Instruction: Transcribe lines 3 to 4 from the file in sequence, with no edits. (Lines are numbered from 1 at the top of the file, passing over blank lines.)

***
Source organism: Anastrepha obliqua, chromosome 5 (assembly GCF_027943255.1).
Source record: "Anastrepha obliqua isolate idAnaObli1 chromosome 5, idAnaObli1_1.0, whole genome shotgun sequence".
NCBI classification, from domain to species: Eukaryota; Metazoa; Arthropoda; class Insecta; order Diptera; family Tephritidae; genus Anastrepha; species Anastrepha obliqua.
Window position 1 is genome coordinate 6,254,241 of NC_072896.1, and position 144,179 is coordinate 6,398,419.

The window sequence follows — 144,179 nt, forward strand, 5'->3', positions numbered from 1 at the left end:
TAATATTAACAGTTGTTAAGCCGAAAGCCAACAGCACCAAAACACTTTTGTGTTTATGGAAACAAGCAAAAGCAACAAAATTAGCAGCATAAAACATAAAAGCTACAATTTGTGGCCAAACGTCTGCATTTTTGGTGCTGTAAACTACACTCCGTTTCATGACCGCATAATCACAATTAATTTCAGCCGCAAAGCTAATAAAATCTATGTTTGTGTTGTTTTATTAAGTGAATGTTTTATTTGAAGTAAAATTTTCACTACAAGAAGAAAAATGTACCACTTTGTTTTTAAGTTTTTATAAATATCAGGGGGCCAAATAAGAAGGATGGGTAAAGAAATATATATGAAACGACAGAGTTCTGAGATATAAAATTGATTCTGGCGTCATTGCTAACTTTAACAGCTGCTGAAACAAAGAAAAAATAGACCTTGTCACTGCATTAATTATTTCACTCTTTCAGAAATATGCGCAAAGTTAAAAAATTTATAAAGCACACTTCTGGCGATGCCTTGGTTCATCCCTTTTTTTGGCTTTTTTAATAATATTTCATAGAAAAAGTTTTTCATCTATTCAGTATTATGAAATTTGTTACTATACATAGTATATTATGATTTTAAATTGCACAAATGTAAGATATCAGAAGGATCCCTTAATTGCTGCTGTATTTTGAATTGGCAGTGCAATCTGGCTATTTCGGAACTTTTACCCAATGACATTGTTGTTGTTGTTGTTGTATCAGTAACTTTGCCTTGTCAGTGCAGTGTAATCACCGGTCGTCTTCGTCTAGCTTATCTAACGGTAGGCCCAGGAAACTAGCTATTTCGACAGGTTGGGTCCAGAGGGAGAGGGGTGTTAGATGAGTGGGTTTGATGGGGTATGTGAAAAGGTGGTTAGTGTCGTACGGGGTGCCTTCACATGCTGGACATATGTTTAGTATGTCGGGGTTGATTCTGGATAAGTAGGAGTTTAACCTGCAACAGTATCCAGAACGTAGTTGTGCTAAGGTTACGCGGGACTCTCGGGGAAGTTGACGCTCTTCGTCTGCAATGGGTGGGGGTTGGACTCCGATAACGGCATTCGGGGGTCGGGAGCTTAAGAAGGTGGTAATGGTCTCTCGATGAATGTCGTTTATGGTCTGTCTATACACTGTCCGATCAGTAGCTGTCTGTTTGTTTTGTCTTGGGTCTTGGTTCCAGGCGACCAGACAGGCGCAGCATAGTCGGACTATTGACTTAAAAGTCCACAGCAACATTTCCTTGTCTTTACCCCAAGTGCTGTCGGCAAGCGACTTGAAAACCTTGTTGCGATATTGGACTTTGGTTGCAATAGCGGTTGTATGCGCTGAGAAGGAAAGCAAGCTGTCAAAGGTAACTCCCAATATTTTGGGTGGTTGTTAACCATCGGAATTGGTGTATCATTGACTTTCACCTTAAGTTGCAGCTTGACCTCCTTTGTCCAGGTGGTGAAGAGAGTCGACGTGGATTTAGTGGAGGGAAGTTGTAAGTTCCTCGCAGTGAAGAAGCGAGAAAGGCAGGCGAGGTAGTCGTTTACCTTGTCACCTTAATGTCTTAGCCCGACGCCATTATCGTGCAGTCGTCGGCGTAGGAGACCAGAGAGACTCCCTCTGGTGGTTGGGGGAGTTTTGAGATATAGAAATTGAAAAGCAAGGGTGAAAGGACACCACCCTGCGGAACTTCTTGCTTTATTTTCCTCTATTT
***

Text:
NCBI classification, from domain to species: Eukaryota; Metazoa; Arthropoda; class Insecta; order Diptera; family Tephritidae; genus Anastrepha; species Anastrepha obliqua.
Window position 1 is genome coordinate 6,254,241 of NC_072896.1, and position 144,179 is coordinate 6,398,419.